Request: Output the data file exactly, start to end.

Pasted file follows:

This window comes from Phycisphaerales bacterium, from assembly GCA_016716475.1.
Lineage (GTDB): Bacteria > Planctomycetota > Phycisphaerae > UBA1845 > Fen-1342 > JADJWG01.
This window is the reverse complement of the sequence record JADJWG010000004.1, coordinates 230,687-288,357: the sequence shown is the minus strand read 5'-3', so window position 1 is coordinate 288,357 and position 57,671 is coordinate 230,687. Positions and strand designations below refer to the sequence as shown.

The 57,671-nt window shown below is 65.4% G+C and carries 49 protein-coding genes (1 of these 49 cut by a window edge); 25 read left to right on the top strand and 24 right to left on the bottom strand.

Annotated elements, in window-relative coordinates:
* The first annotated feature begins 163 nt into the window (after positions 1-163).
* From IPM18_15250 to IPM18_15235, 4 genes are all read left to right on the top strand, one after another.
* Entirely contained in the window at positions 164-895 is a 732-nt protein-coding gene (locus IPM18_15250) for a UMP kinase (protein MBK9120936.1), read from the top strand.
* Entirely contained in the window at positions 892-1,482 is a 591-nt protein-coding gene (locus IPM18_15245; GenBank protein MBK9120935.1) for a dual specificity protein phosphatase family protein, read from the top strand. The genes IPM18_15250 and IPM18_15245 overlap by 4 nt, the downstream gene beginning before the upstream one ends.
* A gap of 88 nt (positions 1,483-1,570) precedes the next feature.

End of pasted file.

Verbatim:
This window comes from Phycisphaerales bacterium, from assembly GCA_016716475.1.
Lineage (GTDB): Bacteria > Planctomycetota > Phycisphaerae > UBA1845 > Fen-1342 > JADJWG01.
This window is the reverse complement of the sequence record JADJWG010000004.1, coordinates 230,687-288,357: the sequence shown is the minus strand read 5'-3', so window position 1 is coordinate 288,357 and position 57,671 is coordinate 230,687. Positions and strand designations below refer to the sequence as shown.

The 57,671-nt window shown below is 65.4% G+C and carries 49 protein-coding genes (1 of these 49 cut by a window edge); 25 read left to right on the top strand and 24 right to left on the bottom strand.

Annotated elements, in window-relative coordinates:
* The first annotated feature begins 163 nt into the window (after positions 1-163).
* From IPM18_15250 to IPM18_15235, 4 genes are all read left to right on the top strand, one after another.
* Entirely contained in the window at positions 164-895 is a 732-nt protein-coding gene (locus IPM18_15250) for a UMP kinase (protein MBK9120936.1), read from the top strand.
* Entirely contained in the window at positions 892-1,482 is a 591-nt protein-coding gene (locus IPM18_15245; GenBank protein MBK9120935.1) for a dual specificity protein phosphatase family protein, read from the top strand. The genes IPM18_15250 and IPM18_15245 overlap by 4 nt, the downstream gene beginning before the upstream one ends.
* A gap of 88 nt (positions 1,483-1,570) precedes the next feature.